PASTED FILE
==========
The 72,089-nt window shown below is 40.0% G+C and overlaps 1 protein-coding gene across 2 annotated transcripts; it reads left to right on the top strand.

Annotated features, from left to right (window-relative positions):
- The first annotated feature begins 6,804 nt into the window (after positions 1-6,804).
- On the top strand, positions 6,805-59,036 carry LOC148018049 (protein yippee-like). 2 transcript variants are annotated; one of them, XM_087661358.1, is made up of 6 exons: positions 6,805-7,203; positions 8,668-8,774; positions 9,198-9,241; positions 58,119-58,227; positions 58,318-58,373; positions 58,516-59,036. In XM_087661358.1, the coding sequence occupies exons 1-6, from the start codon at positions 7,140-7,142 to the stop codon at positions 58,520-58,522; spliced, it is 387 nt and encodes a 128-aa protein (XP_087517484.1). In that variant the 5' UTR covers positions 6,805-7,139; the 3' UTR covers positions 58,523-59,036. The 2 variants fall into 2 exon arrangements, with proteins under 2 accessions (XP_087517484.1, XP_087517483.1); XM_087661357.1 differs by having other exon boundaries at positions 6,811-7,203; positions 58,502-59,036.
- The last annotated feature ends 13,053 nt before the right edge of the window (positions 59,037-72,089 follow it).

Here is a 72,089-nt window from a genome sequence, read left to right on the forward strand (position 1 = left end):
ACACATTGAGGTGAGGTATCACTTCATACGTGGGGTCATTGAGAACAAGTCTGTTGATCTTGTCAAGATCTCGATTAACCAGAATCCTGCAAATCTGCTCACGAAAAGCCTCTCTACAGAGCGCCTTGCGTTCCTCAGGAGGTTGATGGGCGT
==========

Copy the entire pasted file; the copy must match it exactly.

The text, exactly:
The 72,089-nt window shown below is 40.0% G+C and overlaps 1 protein-coding gene across 2 annotated transcripts; it reads left to right on the top strand.

Annotated features, from left to right (window-relative positions):
- The first annotated feature begins 6,804 nt into the window (after positions 1-6,804).
- On the top strand, positions 6,805-59,036 carry LOC148018049 (protein yippee-like). 2 transcript variants are annotated; one of them, XM_087661358.1, is made up of 6 exons: positions 6,805-7,203; positions 8,668-8,774; positions 9,198-9,241; positions 58,119-58,227; positions 58,318-58,373; positions 58,516-59,036. In XM_087661358.1, the coding sequence occupies exons 1-6, from the start codon at positions 7,140-7,142 to the stop codon at positions 58,520-58,522; spliced, it is 387 nt and encodes a 128-aa protein (XP_087517484.1). In that variant the 5' UTR covers positions 6,805-7,139; the 3' UTR covers positions 58,523-59,036. The 2 variants fall into 2 exon arrangements, with proteins under 2 accessions (XP_087517484.1, XP_087517483.1); XM_087661357.1 differs by having other exon boundaries at positions 6,811-7,203; positions 58,502-59,036.
- The last annotated feature ends 13,053 nt before the right edge of the window (positions 59,037-72,089 follow it).

Here is a 72,089-nt window from a genome sequence, read left to right on the forward strand (position 1 = left end):
ACACATTGAGGTGAGGTATCACTTCATACGTGGGGTCATTGAGAACAAGTCTGTTGATCTTGTCAAGATCTCGATTAACCAGAATCCTGCAAATCTGCTCACGAAAAGCCTCTCTACAGAGCGCCTTGCGTTCCTCAGGAGGTTGATGGGCGT